And the last thing we wanted to hear.
Dear people, again I must say this:
CAUTION: The following is offered by way of information reaching out to other loving dog owners. Please do not assume I have any specialist veterinarian knowledge and please do not take the following as a replacement for seeing your own vet.
Back on the 4th May I posted the results of Hazel being scanned ultrasonically in a post Hazel’s Sonogram. Here’s a tiny extract:
Dr. Parker, who is a board-certified veterinarian doctor, came to the conclusion that the most likely cause of Hazel’s illness was the fungal lung infection, as Dr. Codd and the radiologist supposed.
But still Hazel showed too many signs that there was no improvement. Her eating was pitiful and the application of the Fluconazole (anti-fungal) medicine was not helping, bearing in mind that she was first seen by Dr. Codd over a month ago.
Dr. Codd’s advice was that we seek specialist help and yesterday morning Hazel was seen by Dr. Kimberly Winters, DVM, of Southern Oregon Veterinary Specialty Center (SOVSC) who, in addition, has a further qualification (Diplomate AVCIM) in Internal Medicine.
Jean and I were impressed by the way we were received and noted that the clinic, Southern Oregon Veterinary Specialty Center, offered a 24-hour emergency service. Here’s a piece from their home page:
At Southern Oregon Veterinary Specialty Center, we understand the special bond between a pet and their human family. Our team of highly trained doctors, certified technicians and support staff partner with your family veterinarian to provide specialized diagnostics, surgery and emergency care for your pet upon a referral or emergency basis. Our clinic is staffed 24 hours-a-day, 7 days a week, to receive emergency cases and to monitor our critical care patients. The clinic’s board-certified veterinary specialists and staff are committed to providing exceptional compassionate care utilizing state-of-the-art technology and treatments.
Then we were called in and first seen by one of the technicians to record all the details.
Then a short while later in came Dr. Winters.
Dr. Winters recommended a further xray of Hazel’s lungs and some blood work.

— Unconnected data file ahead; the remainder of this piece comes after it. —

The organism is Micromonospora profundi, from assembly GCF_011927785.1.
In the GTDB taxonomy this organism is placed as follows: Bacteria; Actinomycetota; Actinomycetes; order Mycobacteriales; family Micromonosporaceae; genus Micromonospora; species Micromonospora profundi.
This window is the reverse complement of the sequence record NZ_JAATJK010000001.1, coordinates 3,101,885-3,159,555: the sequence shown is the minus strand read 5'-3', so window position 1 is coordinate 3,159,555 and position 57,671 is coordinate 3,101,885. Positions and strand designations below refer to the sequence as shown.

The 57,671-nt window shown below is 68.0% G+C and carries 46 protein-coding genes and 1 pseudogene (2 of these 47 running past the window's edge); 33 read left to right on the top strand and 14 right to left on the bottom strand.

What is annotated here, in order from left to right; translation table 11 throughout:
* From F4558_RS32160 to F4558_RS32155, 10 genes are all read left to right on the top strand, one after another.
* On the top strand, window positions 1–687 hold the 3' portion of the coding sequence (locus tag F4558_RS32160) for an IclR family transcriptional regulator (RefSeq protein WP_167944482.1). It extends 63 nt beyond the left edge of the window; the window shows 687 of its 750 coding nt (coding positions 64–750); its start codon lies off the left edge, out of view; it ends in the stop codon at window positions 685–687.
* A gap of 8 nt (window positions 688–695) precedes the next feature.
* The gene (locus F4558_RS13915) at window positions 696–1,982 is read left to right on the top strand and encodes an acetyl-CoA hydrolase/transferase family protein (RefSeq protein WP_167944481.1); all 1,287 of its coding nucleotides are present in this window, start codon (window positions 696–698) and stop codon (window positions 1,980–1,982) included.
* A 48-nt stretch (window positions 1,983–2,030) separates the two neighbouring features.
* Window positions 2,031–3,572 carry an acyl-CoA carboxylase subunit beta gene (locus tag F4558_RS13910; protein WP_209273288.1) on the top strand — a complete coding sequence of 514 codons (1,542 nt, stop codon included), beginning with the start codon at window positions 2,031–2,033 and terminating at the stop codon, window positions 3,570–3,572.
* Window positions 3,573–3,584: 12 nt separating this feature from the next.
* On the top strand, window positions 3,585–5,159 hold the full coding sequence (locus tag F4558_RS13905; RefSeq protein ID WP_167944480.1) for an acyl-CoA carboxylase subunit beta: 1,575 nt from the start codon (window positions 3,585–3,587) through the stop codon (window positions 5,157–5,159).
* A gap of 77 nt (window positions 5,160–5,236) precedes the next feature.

An hour later we had her analysis.
Dr. Winters said that while the condition of Hazel’s lungs could be an indication of a fungal infection she had her doubts. Or, in the words of her subsequent report:
There are several things that are not consistent with fungal infection – no high globulin level, no elevation in white blood cell count, no fever, negative titers, progression despite fluconazole treatment.
But the most important indicator of it being something other than a fungal infection was that the xray showed Hazel’s lungs to be worse.
This can be more readily seen if I publish the xray image of yesterday and the image taken on the 15th April; see below.
Despite not truly understanding these images both Jean and I quickly thought the top one, taken yesterday, showed a decline in Hazel’s lungs compared to the lower one, taken on the 15th April.
It was then time to seek Dr. Winters’ opinion.
Essentially, she said that she doubted the diagnosis of it being a fungal infection especially as lung fungal infections were very rare in Oregon. When I queried the fact that it might have been dormant for some time Dr. Winters thought that doubtful because the lungs, even a month ago, were displaying advanced disease.
Dr. Winters couldn’t be sure without a physical examination of the lung tissue but on the balance of probability she believed Hazel was at an advanced stage of cancer with the tumor somewhere in the body and that her lungs were showing that the cancer had metastasized!
A later discussion with Dr. Russ Codd and Jim Goodbrod confirmed this analysis with Russ thinking that the primary tumor might be in Hazel’s arteries. To a very great extent, it has become academic as Russ believes that Hazel will not have that much longer to go and that our main focus should be on keeping her quality of life as high as we can, for as long as we can.
Jean and I are devastated as you can imagine and later on when writing this post my thoughts were on some of the words added to the post Embracing Those Senior Years just last Wednesday. These words:
First from Barb of the blog Passionate about Pets:
Hariod, your comments to Paul about your GSD really touched me because I myself am in that same space now with my almost 17 year old shih-tzu. We have always had a special connection but in the last year, as her age has progressed with it’s usual complications, our relationship has moved to another level – becoming even deeper than anything I have ever experienced; so powerfully in tune with each other, it’s incredible.
As I write this, every day she is with us is a precious bonus.
Then followed by these words from Petspeopleandlife:
Our aging pets can be very troubling. I ‘ve been there and done that many times in about 60 years and even in my years before I left the farm to attend school. It doesn’t get easy and I always hate watching my pets age. It is devastating to lose them.
Then my words:
There are no favorites in our ten dogs but there are some that are more open in expressing and returning affection. It seems those dogs in particular tear us apart when they die.
For Hazel is one of those dogs.